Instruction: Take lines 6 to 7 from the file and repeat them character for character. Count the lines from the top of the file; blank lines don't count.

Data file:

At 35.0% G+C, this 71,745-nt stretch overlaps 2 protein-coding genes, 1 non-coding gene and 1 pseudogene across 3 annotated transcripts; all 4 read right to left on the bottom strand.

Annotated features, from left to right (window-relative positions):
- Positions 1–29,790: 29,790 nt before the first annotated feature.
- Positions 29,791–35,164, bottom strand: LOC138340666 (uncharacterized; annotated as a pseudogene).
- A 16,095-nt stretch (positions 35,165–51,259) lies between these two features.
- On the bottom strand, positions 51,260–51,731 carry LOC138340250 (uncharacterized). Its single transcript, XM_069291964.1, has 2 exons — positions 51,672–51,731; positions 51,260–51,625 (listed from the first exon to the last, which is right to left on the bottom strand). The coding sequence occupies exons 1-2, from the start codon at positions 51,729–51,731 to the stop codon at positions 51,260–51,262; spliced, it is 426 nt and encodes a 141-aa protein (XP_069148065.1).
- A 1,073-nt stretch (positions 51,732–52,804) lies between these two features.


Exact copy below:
- On the bottom strand, positions 51,260–51,731 carry LOC138340250 (uncharacterized). Its single transcript, XM_069291964.1, has 2 exons — positions 51,672–51,731; positions 51,260–51,625 (listed from the first exon to the last, which is right to left on the bottom strand). The coding sequence occupies exons 1-2, from the start codon at positions 51,729–51,731 to the stop codon at positions 51,260–51,262; spliced, it is 426 nt and encodes a 141-aa protein (XP_069148065.1).
- A 1,073-nt stretch (positions 51,732–52,804) lies between these two features.